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“For a Love of His People: The Photography of Horace Poolaw” Portrays 20th-Century Oklahoma in Black and White

Poolaw Captured Moments of the Everyday Life of Rural American Indians

October 12, 2016

“For a Love of His People: The Photography of Horace Poolaw” is a retrospective of work by photographer Horace Poolaw (Kiowa, 1906–1984), whose black-and-white images document Native Americans of rural Oklahoma with affection while providing insight into the values of community life of his time. Through the themes of portraiture, community, family, military and performance, the exhibition gives a glimpse of Native life in 20th-century Oklahoma. The exhibition will open at the National Museum of the American Indian Friday, Nov. 11.

Poolaw demonstrates the contemporaneous presence of American Indian communities in all aspects of American life as full participants in the nation’s history and character. Spanning some 50 years of life on the Southern Plains of Oklahoma (1920s–1960s), Poolaw’s photographs reveal the warmth of local family and community while also demonstrating the mobility and involvement of Native peoples nationally in events such as World War II and the advent of consumerism. He also showcases regional cultural events, such as the American Indian Exposition in Anadarko, Okla.

The exhibition is curated by Tom Jones (Ho-Chunk) and Nancy Marie Mithlo (Chiricahua Apache) and includes 75 framed photo prints and eight graphic prints.

The accompanying exhibition catalog, For a Love of His People: The Photography of Horace Poolaw, edited by Mithlo, features 16 essays from scholars, photographers and family members, sharing stories of Poolaw’s life and interpreting the significance of his photographic legacy. The visual 184-page book is available in Smithsonian museum stores and through the Bookshop section of the museum’s website.

Symposium

Decorated U.S. Marine Corps veteran Robert “Corky” and Linda Poolaw (two of Poolaw’s four children, both Kiowa/Delaware), will discuss Poolaw’s photography, with particular attention to his pictures on the subject of American Indians and the military, demonstrated in his compelling and insightful images of generations of Native servicemen during the wars in Europe, Korea and Vietnam. Poolaw’s grandson, contemporary multimedia artist Thomas Poolaw, will join the conversation with an exploration of his grandfather’s work and reflection on his artistic and cultural legacy. The museum’s Alexandra Harris (Cherokee) will moderate. Book signing to follow.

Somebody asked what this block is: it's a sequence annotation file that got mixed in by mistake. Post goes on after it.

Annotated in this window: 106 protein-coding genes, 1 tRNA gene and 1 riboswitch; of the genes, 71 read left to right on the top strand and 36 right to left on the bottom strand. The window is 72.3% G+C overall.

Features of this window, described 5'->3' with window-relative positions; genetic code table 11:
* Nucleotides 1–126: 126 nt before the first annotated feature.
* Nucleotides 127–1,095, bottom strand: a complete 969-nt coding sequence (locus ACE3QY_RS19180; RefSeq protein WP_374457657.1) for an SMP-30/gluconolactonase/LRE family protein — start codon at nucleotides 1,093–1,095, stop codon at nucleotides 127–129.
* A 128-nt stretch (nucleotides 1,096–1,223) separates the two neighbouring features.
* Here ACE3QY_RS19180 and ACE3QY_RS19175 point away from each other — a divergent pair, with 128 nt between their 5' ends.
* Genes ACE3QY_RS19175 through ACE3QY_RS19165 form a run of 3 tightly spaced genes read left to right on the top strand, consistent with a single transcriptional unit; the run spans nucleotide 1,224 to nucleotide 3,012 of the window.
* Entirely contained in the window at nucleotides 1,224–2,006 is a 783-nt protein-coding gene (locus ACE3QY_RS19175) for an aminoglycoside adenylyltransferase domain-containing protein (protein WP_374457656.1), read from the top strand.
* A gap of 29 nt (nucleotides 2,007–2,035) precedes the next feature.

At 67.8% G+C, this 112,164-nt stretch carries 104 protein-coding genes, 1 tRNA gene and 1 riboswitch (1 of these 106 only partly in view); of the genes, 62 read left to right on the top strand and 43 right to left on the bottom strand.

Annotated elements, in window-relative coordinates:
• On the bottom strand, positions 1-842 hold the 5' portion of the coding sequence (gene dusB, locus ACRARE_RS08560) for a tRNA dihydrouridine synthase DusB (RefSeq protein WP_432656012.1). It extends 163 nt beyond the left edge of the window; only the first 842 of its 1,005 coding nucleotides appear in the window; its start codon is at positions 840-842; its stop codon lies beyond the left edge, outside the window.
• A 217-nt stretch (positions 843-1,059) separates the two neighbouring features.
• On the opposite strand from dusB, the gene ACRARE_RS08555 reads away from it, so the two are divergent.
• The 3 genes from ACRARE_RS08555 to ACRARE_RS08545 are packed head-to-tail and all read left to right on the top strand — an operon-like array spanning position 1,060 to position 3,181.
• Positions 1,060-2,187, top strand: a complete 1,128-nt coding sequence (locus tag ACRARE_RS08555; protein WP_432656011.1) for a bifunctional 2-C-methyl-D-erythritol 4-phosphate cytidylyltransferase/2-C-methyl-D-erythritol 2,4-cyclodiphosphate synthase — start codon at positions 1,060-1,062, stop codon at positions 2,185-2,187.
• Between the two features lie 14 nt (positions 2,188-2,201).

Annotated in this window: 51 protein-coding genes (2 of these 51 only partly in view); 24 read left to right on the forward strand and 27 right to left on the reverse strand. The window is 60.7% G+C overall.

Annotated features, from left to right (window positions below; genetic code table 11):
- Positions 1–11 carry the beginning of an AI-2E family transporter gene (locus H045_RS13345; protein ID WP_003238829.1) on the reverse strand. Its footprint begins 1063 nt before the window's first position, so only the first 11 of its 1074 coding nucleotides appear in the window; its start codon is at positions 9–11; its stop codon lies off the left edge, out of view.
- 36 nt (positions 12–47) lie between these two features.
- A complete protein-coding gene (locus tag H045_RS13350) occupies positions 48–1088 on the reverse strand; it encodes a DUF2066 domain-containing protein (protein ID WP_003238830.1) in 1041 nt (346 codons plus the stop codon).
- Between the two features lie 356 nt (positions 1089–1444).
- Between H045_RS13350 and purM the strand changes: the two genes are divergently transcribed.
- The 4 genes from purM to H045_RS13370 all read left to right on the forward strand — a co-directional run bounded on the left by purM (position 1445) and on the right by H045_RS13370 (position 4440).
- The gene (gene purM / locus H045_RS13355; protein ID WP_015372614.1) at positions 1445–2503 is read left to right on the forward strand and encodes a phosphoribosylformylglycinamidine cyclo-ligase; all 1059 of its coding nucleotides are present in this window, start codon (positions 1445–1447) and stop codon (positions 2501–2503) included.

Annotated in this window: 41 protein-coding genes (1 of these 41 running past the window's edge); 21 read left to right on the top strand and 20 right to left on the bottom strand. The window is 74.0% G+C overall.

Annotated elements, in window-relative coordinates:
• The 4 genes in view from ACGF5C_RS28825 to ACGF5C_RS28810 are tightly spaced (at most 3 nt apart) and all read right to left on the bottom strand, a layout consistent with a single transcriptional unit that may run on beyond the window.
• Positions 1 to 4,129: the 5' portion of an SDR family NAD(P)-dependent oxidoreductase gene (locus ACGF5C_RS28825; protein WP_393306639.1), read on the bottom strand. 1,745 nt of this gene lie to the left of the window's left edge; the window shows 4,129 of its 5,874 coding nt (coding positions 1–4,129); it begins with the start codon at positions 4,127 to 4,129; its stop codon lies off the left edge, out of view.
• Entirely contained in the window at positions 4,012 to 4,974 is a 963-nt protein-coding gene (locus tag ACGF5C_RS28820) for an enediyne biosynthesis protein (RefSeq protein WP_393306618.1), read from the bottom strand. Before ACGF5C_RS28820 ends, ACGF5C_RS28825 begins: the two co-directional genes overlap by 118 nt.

For more details about the museum, visit AmericanIndian.si.edu. Follow the museum via social media on Facebook, its Twitter accounts for Washington and New York and Instagram

 

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SI-521-2016

© 2014 Estate of Horace Poolaw.

Media only   
Eileen Maxwell  
202-633-6615 
maxwelle@si.edu

Lisa M. Austin  
202-633-6613 
austinl@si.edu

Close up of young man in Navy uniform wearing a headdress
Related photos: 

The photography of Horace Poolaw: Gus Palmer and Horace Poolaw

Gus Palmer and Horace Poolaw wearing headdresses

© 2014 Estate of Horace Poolaw

Gus Palmer (Kiowa, at left), side gunner, and Horace Poolaw (Kiowa), aerial photographer, in front of a B-17 Flying Fortress. MacDill Field, Tampa, Florida, ca. 1944.  45UFL14  © 2014 Estate of Horace Poolaw

 

Related photos: 

The photography of Horace Poolaw: Jeryy Poolaw

Young man in Navy uniform wearing headdress

© 2014 Estate of Horace Poolaw. Reprinted with permission.

Jerry Poolaw (Kiowa), on leave from duty in the Navy. Anadarko, Oklahoma, ca. 1944. 45HPF173 © 2014 Estate of Horace Poolaw. Reprinted with permission.”

 

Related photos: 

The photography of Horace Poolaw: Robert and Linda Poolaw

Robert and Linda Poolaw as children

© 2014 Estate of Horace Poolaw

Robert “Corky” and Linda Poolaw (Kiowa/Delaware), dressed up and posed for the photo by their father, Horace. Anadarko, Oklahoma, ca. 1947.  45HPF57 © 2014 Estate of Horace Poolaw

 



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